With 10 percent conviction rate poachers roam at large 

Sadly, poaching of smaller wild animals, reptiles and birds generally goes unreported. 

Published: 05th August 2018 09:53 AM  |   Last Updated: 05th August 2018 09:53 AM   |  A+A-

According to TRAFFIC, the wildlife trade monitoring network, illegal wildlife trade is an ever-evolving global crime that is increasingly getting more sophisticated and organised. (Photo | PTI)

NEW DELHI: Despite all efforts by forest departments across the country, poachers continue to be a huge threat to wild elephants, tigers, and rhinoceroses as official data reveal that over 50 people are arrested each month on charges of wildlife poaching.

However, what is even more worrying is that though one case of poaching was registered daily in the last three-and-a-half years, convictions happened in only 10 per cent of the registered poaching cases.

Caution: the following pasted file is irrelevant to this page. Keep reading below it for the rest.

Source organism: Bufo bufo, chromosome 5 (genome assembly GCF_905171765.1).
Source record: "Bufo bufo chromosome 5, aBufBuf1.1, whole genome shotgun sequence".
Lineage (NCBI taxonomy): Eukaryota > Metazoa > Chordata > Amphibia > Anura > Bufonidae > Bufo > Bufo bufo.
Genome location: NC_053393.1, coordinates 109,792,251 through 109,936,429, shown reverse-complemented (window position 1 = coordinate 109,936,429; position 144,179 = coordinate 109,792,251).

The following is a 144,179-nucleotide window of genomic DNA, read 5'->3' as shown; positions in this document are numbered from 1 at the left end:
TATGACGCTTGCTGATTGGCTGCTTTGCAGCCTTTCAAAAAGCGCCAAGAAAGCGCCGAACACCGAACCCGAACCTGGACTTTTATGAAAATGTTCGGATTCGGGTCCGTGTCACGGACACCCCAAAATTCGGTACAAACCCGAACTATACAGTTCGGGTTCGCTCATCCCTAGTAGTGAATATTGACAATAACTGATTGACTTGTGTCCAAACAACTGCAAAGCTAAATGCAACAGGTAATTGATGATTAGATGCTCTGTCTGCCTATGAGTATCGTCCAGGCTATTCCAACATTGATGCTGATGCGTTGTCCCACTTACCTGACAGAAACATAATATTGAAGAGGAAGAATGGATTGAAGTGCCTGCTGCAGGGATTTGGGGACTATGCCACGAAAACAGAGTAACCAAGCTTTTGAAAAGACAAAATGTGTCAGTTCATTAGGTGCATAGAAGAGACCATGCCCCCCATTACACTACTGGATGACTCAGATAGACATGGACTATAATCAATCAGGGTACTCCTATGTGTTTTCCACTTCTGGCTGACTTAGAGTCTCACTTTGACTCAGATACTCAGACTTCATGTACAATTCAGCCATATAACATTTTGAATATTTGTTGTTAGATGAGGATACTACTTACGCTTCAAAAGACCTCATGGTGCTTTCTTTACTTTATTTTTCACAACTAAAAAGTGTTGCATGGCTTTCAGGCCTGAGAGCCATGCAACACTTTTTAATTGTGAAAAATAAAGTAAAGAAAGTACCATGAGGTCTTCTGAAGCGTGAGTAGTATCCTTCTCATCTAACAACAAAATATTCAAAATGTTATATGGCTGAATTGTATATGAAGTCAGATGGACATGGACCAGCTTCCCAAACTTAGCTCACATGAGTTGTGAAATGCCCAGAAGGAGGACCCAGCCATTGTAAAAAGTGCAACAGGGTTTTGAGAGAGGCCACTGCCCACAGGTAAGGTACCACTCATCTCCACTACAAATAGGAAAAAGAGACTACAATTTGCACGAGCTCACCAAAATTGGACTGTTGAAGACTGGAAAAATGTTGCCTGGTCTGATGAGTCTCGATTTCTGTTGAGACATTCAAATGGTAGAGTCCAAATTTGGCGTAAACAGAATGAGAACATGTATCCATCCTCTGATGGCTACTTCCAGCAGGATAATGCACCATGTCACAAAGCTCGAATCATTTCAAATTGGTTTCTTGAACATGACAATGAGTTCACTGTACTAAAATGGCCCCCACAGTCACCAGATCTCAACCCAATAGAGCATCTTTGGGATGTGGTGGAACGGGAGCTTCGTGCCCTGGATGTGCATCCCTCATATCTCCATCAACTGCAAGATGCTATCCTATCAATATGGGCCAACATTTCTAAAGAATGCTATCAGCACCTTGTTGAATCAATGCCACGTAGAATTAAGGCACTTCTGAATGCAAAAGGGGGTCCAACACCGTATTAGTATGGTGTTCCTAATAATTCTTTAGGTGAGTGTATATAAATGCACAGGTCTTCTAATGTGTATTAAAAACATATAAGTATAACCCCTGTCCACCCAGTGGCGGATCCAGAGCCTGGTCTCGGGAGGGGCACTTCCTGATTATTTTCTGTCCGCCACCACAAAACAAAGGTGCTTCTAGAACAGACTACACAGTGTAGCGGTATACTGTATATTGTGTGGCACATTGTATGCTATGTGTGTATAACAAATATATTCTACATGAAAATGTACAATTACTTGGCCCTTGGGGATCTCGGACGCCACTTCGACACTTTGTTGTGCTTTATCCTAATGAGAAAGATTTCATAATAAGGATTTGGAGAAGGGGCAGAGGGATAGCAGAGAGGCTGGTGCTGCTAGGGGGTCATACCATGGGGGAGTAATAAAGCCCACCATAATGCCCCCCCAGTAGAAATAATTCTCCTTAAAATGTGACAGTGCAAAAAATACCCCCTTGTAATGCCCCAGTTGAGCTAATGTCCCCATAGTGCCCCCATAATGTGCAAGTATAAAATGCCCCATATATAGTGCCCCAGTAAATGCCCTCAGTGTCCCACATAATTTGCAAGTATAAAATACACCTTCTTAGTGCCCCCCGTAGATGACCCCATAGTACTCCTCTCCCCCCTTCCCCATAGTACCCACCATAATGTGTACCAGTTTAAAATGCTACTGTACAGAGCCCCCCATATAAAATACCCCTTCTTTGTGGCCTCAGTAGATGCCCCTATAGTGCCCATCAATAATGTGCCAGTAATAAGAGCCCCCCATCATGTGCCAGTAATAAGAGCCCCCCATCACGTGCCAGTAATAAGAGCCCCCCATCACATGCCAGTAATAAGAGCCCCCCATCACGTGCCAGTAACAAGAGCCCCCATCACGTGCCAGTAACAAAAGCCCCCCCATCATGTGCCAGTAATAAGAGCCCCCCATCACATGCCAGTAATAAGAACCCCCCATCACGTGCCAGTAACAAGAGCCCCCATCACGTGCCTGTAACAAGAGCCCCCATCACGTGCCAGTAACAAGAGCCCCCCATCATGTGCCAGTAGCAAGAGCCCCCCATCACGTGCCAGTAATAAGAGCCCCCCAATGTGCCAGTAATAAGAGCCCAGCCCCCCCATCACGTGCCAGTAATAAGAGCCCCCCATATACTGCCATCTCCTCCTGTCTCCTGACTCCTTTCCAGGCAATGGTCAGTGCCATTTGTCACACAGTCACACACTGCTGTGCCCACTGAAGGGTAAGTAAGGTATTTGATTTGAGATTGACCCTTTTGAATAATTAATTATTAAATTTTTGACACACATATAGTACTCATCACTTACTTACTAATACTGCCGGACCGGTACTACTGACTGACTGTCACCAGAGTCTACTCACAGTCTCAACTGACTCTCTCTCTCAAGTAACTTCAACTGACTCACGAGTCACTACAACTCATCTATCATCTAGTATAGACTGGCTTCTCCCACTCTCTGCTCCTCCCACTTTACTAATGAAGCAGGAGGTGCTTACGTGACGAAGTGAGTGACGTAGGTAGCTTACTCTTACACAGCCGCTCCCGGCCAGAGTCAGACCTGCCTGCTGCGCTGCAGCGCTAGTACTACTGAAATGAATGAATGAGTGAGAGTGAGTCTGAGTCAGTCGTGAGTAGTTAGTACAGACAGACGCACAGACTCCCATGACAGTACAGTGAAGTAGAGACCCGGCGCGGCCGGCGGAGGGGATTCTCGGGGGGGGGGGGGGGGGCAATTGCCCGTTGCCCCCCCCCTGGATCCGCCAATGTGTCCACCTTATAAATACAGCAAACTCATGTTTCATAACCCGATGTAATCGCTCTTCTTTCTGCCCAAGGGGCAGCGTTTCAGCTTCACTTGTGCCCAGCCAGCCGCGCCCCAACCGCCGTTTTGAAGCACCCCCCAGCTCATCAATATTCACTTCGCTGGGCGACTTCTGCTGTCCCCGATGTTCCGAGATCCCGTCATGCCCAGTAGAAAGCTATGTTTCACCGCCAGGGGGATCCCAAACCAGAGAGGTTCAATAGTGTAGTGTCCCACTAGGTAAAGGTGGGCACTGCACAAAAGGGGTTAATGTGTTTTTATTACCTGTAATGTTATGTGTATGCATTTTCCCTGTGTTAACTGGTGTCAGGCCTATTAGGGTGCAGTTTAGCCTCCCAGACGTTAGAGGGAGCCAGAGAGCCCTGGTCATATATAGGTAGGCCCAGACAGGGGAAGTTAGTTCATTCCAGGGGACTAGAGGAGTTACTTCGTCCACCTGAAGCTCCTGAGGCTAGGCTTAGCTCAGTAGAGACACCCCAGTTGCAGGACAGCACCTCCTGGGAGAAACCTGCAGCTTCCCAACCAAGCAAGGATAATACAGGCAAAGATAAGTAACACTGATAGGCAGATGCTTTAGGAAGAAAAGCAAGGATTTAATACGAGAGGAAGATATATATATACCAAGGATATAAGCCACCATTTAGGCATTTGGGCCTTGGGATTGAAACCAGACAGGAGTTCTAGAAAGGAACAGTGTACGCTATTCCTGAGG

Data collated by the Ministry of Environment, Forest and Climate Change (MoEFCC) shows that though 2,269 people have been arrested since 2015 in poaching cases, and 1,224 cases registered in various states, conviction took place in 126 cases only.   

The majority of registered cases involve big wild animals like elephants, tigers, leopards and rhinoceroses as they are hunted for skin, bones, teeth and horn among other body parts. Sadly, poaching of smaller wild animals, reptiles and birds generally goes unreported.      

“A wildlife crime database has been developed to check online trade. Advisories on poaching and illegal trade of wildlife are issued to states and central agencies concerned for preventive action,” said Mahesh Sharma, Minister of State, MoEFCC.  

According to TRAFFIC, the wildlife trade monitoring network, illegal wildlife trade is an ever-evolving global crime that is increasingly getting more sophisticated and organised. Considered to be high-profit and low risk, it is attracting organised criminals, who in turn pose a threat to national and global security, besides endangering the future of our wildlife. On its part, TRAFFIC is working with authorities to train people in handling wildlife crimes online.      

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